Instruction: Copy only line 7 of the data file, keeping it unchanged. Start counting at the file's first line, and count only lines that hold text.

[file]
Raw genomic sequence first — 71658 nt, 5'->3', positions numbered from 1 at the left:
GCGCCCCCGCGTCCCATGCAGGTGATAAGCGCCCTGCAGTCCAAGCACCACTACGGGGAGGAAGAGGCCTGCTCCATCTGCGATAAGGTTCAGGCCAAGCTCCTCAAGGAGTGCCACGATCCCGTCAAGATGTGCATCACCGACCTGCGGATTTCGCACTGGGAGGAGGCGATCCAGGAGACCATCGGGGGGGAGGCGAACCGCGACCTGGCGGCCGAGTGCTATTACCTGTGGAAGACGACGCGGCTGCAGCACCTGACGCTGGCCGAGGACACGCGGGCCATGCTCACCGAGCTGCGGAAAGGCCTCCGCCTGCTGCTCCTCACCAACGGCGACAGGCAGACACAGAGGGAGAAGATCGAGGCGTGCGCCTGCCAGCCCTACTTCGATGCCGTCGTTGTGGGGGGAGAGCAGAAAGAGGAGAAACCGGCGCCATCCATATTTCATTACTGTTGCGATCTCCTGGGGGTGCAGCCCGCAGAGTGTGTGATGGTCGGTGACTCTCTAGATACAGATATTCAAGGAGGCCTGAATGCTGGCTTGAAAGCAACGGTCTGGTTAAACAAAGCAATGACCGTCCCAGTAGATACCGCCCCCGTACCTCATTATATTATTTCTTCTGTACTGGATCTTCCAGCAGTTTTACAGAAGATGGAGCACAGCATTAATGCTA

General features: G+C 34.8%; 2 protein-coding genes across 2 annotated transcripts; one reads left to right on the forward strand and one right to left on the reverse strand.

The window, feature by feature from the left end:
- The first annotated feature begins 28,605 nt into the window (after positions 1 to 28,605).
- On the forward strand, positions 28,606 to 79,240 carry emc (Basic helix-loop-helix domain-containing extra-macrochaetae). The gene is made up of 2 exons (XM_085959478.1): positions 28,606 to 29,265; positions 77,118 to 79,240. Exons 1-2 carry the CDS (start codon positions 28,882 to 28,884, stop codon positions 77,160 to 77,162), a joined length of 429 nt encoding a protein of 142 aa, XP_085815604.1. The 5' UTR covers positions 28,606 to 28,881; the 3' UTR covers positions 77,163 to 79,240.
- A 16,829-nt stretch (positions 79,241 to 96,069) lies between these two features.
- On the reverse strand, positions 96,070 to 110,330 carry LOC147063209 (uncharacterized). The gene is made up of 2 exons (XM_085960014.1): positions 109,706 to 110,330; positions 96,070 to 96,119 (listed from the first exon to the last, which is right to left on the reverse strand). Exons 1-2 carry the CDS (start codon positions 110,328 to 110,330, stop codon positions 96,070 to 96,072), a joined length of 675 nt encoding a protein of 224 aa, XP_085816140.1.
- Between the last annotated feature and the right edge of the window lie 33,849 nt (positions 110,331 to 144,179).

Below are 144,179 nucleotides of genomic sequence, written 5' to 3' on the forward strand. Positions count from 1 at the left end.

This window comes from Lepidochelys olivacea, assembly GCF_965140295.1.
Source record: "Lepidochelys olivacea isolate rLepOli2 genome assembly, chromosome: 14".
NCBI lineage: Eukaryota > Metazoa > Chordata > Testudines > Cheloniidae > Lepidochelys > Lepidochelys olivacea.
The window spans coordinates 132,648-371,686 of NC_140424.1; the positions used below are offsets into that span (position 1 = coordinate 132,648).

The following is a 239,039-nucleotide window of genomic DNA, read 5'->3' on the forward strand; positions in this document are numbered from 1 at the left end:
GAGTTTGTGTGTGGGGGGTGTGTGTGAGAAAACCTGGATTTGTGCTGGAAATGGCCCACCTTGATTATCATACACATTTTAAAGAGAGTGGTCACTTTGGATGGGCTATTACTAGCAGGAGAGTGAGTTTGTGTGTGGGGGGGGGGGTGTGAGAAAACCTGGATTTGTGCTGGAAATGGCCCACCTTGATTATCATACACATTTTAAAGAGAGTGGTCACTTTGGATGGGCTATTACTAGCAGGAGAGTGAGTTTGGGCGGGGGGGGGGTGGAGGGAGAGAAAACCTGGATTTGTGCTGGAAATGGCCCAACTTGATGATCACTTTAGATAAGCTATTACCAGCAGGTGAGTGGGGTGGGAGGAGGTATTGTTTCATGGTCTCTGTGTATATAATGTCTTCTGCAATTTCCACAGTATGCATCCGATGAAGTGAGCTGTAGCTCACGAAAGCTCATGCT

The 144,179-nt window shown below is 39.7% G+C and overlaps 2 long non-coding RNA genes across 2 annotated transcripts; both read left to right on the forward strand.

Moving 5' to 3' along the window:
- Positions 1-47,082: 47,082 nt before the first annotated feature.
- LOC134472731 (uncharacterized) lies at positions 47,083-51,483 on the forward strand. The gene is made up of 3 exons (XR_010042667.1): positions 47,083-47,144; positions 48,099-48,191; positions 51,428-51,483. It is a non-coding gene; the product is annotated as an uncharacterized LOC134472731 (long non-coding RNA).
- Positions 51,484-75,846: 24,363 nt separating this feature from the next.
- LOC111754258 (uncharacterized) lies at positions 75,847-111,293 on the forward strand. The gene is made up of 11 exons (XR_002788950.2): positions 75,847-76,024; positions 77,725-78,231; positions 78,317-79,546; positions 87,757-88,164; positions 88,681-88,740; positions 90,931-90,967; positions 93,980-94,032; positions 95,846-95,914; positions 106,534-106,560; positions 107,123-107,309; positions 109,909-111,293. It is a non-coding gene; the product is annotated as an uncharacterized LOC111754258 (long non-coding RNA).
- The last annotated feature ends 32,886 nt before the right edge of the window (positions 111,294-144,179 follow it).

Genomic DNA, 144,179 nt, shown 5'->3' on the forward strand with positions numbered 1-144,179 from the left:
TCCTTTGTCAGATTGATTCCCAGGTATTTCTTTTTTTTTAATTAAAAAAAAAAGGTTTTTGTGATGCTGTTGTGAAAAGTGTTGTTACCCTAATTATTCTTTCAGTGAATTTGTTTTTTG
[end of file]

- A 16,829-nt stretch (positions 79,241 to 96,069) lies between these two features.